Food & Drink

Introduction to Food & drink in Izu

Izu produces some of the freshest seafood, locally grown vegetables, black rice, wasabi, shiitake mushrooms, and citrus fruit in Japan.

Izu also produces delicious craft beer throughout the Peninsula and in Izu City, there is sake brewed with fresh, thawed spring water from Mt Amagi and wine produced at a stunning Napa Valley-Esque winery.


Izu is famous for growing fresh stream wasabi and a highlight for any foodie has to be a visit to the Wasabi Fields in Izu City where farmers have been working for centuries.

The selection of fresh fish along both coasts of the Peninsula, including Minami Izu Spiny Lobster, makes its way directly to the local ryokan, minshuku, and restaurants.  

The temperate weather of Izu is perfect for growing a wide range of delicious fruit including strawberries, melon, and a variety of citrus fruits.

Related Destinations

Things to do & See


Izu Peninsula is famous for its Spiny Lobster during the winter months which is particularly popular as a staple for celebrations to welcome in the new year.

If you travel to Izu and stay at a Ryokan, especially during the winter months, you will more than likely be presented with exquisitely prepared Ise Ebi as part of your evening meal.



One of Japan's most iconic foods is a speciality of Shizuoka with some of the biggest stream-grown wasabi fields in the Izu mountains between Izu City and Kawazu.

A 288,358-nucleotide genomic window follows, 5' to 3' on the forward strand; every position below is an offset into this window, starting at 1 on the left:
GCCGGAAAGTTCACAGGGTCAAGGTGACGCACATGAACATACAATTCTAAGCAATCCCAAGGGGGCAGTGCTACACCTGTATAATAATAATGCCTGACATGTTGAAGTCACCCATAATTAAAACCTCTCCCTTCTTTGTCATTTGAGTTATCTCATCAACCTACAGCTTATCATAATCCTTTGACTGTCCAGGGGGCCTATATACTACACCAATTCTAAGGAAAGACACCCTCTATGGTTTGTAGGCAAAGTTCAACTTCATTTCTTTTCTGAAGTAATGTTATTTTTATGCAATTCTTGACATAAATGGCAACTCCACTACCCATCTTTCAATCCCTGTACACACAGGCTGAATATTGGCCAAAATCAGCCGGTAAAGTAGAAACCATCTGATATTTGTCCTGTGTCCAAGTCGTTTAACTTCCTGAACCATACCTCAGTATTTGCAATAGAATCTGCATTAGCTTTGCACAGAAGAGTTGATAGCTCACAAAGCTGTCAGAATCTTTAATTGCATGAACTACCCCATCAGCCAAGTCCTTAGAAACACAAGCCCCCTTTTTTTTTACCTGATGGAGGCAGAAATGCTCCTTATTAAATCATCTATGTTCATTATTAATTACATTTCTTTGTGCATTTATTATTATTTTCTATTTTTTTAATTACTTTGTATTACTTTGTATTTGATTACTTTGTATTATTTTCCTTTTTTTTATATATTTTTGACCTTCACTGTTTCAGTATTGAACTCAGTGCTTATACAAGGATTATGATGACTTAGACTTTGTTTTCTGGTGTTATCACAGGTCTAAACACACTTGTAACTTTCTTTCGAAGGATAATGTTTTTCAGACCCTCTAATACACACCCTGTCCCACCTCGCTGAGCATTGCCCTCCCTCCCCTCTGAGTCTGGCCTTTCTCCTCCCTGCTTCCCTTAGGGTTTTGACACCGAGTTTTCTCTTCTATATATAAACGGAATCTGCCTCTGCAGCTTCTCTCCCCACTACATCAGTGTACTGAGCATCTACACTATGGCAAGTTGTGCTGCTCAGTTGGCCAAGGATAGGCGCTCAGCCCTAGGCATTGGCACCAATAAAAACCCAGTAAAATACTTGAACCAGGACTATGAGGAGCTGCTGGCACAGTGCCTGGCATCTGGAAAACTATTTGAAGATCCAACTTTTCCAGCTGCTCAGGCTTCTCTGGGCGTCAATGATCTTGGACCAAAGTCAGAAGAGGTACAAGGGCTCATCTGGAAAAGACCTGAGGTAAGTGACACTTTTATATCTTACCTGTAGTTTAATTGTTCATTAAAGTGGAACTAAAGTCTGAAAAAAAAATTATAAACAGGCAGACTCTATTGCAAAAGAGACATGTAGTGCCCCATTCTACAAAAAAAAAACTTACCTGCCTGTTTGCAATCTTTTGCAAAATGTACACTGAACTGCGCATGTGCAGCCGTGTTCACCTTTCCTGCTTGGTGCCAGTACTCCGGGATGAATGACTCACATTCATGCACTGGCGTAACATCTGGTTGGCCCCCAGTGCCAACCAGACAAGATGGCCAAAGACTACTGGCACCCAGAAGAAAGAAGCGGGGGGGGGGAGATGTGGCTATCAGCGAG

Take a moment to stop at the Wasabi Museum in Kannami or visit the vast Ikadaba wasabi fields in Izu City to gain a better appreciation for this oft-misunderstood plant.



Shizuoka is secretly one of the best Prefectures in Japan for craft beer with Shizuoka City growing in reputation for the quality of craft beers available.

Some of Shizuoka's best craft beers are brewed in Izu where brewers such as Baird Brewery take advantage of the clear water and ideal growing conditions to produce craft beer that is recognized around the World.

Some other great craft beers include Izunokuni's Hansharo Brewery and Kannami's Wind Valley Brewery.



Many people know Izu for the early blossoming Cherry Blossoms but not many would be aware that the small coastal town of Matsuzaki is responsible for a domestic share of 70% of edible Sakura Leaf production.

Traditionally used to wrap rice cakes and red bean paste as a Japanese 'Wagashi' or Japanese Sweet the salted cherry leaves are painstakingly picked and pickled for 5 to 6 months before they are ready to be eaten.

The salted cherry leaves are paired with sweet bean paste and sticky rice results in a complex taste sensation that most visitors will be unaccustomed to.

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Mt Fuji Travel

Check Mount Fuji Travel to find and book activities in Izu.


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